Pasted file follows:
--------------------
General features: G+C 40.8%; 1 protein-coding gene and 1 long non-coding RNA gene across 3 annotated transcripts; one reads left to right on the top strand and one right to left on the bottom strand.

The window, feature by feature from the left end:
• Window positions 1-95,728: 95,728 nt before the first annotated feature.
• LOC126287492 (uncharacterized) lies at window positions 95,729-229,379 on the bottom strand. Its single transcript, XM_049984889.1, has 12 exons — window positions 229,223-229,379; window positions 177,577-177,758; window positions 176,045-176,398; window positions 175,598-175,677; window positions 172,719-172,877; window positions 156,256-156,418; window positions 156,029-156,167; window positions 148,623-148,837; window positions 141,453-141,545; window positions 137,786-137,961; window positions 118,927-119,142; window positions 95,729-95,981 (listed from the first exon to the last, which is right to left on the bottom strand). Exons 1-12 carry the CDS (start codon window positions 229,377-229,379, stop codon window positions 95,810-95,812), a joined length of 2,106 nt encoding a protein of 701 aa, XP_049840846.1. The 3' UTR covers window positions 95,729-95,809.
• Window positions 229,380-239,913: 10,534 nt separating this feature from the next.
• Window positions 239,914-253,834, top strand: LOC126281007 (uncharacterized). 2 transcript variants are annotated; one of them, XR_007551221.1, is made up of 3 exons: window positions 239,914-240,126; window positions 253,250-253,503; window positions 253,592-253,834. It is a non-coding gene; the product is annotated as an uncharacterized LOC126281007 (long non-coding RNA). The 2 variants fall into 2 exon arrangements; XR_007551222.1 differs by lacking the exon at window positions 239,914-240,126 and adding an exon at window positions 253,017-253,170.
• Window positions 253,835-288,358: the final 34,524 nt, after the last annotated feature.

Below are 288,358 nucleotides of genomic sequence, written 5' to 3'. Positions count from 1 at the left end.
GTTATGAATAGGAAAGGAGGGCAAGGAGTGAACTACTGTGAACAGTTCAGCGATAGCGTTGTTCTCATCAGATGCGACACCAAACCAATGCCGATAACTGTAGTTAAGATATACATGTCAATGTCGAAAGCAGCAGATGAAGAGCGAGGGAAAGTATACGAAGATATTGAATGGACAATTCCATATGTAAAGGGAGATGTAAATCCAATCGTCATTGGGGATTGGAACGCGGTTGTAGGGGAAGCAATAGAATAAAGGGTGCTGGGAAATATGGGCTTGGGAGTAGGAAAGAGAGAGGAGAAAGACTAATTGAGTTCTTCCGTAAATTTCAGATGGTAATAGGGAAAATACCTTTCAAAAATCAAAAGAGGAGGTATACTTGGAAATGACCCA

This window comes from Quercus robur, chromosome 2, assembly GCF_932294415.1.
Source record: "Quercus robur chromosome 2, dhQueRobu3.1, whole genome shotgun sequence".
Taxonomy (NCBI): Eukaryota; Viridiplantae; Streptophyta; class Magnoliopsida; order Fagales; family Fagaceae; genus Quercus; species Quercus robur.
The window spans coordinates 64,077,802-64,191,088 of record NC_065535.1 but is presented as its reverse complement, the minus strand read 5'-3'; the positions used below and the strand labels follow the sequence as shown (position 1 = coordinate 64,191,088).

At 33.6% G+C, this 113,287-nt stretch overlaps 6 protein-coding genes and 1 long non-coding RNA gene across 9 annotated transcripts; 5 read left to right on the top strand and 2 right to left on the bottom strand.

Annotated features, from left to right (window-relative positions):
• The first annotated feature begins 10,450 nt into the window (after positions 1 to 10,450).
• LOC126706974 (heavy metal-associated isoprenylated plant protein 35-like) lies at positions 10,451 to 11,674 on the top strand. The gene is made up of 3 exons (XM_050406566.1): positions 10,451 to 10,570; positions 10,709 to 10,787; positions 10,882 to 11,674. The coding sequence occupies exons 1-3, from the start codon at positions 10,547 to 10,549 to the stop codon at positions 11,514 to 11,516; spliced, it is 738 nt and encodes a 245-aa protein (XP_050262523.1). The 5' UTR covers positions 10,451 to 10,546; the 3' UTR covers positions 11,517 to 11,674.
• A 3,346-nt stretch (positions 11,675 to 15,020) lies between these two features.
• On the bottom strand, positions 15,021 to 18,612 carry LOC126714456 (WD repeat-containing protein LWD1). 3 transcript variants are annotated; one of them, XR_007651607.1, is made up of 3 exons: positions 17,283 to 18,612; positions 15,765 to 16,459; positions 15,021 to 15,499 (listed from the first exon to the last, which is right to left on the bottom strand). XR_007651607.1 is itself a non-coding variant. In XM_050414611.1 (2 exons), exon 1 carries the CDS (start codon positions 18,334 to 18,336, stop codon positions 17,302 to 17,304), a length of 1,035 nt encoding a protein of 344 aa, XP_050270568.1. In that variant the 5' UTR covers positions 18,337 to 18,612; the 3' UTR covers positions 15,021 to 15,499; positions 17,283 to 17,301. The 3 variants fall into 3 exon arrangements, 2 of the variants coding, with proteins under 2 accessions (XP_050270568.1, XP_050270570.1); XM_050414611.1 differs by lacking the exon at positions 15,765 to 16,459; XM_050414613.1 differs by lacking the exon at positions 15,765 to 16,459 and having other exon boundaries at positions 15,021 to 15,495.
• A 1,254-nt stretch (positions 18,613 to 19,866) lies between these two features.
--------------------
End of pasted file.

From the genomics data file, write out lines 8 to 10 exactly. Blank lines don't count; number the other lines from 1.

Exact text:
Below are 288,358 nucleotides of genomic sequence, written 5' to 3'. Positions count from 1 at the left end.
GTTATGAATAGGAAAGGAGGGCAAGGAGTGAACTACTGTGAACAGTTCAGCGATAGCGTTGTTCTCATCAGATGCGACACCAAACCAATGCCGATAACTGTAGTTAAGATATACATGTCAATGTCGAAAGCAGCAGATGAAGAGCGAGGGAAAGTATACGAAGATATTGAATGGACAATTCCATATGTAAAGGGAGATGTAAATCCAATCGTCATTGGGGATTGGAACGCGGTTGTAGGGGAAGCAATAGAATAAAGGGTGCTGGGAAATATGGGCTTGGGAGTAGGAAAGAGAGAGGAGAAAGACTAATTGAGTTCTTCCGTAAATTTCAGATGGTAATAGGGAAAATACCTTTCAAAAATCAAAAGAGGAGGTATACTTGGAAATGACCCA

This window comes from Quercus robur, chromosome 2, assembly GCF_932294415.1.